last garden harvest

As the weather gets colder here in Vermont, and as the gardens throughout the Burlington School District are put to bed, I begin to focus largely on cooking classes with my students. For most of the winter, students and I will work together to create delicious snacks using almost exclusively store-bought ingredients, but for now we’re trying to use every last bit of food produced in our school gardens.

So today, I wanted to share five of the cooking projects we’ve been working on in school that feature ingredients from the final days of our growing season—all those veggies that we’re salvaging from the dying plants instead of throwing them directly in the compost bin.

last garden harvest
Photo by Andy Duback

  • Kale Pesto: As we ripped out all our woody, yellowing basil plants we set aside the last of the green leaves— enough to fill almost four ziplock gallon bags! While we could have made a decent amount of pesto using just the basil, we were able to stretch it even further by adding kale, which is still growing in abundance.
  • Salsa Verde: There were so many green tomatoes still on the vine when we pulled out the tomato plants last week. Rather than throwing them all in the compost bin we decided to put them to good use. Some we set aside to ripen, but the vast majority of the unripe fruit was combined with the last of the tomatillo harvest and turned into jar upon jar of salsa verde.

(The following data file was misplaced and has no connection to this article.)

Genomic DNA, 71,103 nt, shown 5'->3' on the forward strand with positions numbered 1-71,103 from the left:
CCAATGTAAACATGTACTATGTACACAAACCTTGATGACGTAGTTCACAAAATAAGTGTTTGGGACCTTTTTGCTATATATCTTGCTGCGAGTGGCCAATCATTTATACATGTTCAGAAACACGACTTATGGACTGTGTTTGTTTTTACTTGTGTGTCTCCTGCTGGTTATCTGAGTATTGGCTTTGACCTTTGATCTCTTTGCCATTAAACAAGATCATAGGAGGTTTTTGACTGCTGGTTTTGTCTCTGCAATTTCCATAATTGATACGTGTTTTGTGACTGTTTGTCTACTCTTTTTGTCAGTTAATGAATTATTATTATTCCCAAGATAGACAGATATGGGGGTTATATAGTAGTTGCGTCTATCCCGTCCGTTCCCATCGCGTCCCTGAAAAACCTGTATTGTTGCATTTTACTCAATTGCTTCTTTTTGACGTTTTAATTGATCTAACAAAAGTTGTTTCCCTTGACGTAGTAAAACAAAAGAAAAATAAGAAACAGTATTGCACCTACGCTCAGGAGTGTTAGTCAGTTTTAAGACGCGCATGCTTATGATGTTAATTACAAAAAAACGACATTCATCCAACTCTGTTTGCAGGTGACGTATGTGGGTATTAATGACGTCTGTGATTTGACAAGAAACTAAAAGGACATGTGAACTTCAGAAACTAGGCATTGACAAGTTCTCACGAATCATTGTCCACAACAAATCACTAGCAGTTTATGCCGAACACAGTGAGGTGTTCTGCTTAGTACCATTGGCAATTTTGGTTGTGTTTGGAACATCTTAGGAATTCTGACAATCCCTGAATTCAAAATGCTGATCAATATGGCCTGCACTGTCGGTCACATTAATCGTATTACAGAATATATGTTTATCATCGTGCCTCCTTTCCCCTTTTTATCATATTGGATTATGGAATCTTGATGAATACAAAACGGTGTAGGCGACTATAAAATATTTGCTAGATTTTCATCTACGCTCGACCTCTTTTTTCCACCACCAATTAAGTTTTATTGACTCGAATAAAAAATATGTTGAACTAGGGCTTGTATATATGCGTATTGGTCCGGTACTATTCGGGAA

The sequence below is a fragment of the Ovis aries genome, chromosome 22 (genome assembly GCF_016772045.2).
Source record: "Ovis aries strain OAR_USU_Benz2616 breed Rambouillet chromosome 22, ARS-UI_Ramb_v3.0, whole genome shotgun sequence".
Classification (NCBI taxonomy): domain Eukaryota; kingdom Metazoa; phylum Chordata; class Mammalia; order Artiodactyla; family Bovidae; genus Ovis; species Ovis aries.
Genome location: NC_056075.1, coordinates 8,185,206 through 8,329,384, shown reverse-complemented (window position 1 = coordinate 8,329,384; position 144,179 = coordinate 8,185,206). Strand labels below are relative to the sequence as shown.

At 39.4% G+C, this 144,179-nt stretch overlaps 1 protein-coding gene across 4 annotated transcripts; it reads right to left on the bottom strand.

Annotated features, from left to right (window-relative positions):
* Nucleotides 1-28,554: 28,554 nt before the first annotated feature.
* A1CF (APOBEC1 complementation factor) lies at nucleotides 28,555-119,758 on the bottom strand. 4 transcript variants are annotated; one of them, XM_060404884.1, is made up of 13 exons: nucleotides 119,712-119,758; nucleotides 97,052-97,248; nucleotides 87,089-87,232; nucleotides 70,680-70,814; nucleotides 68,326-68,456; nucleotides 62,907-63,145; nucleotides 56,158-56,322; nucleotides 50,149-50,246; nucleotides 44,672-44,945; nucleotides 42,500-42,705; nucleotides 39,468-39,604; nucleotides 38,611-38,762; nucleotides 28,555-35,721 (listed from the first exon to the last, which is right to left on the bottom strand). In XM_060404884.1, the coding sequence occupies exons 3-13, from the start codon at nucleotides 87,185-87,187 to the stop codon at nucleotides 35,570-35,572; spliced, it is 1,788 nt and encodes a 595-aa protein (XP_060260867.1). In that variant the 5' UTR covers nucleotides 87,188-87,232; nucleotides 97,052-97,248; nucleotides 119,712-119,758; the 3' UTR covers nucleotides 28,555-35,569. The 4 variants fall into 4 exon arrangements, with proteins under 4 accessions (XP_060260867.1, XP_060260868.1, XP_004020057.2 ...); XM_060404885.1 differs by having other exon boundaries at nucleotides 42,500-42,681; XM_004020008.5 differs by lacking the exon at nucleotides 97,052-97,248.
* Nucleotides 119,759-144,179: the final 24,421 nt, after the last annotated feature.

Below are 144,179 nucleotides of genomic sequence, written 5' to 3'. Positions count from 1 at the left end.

• Hot Sauce: Just like with the tomatoes, there were a ton of not-completely-ripe peppers that we harvested just before the plants were uprooted and composted. Some of these peppers were added to the salsa verde, but the rest will be turned into hot sauce.
  • Dried Herbs: The day before our first frost warning we pulled all the assorted herbs from the gardens. Students then worked on cutting some of the stems to manageable sizes, tying them in bundles, then hanging them up to dry.
  • Seed Saving: Even though this isn’t really a cooking project, it’s a great way to make use of the those not-quite-edible tomatoes or bolted, bitter greens that you’re clearing out the garden. Not sure how to preserve seeds from the plants in your garden? Check out KidsGardening’s Save Your Seed activity plan and Seed Saving Guide to find out!

Blog by: Christine Gall

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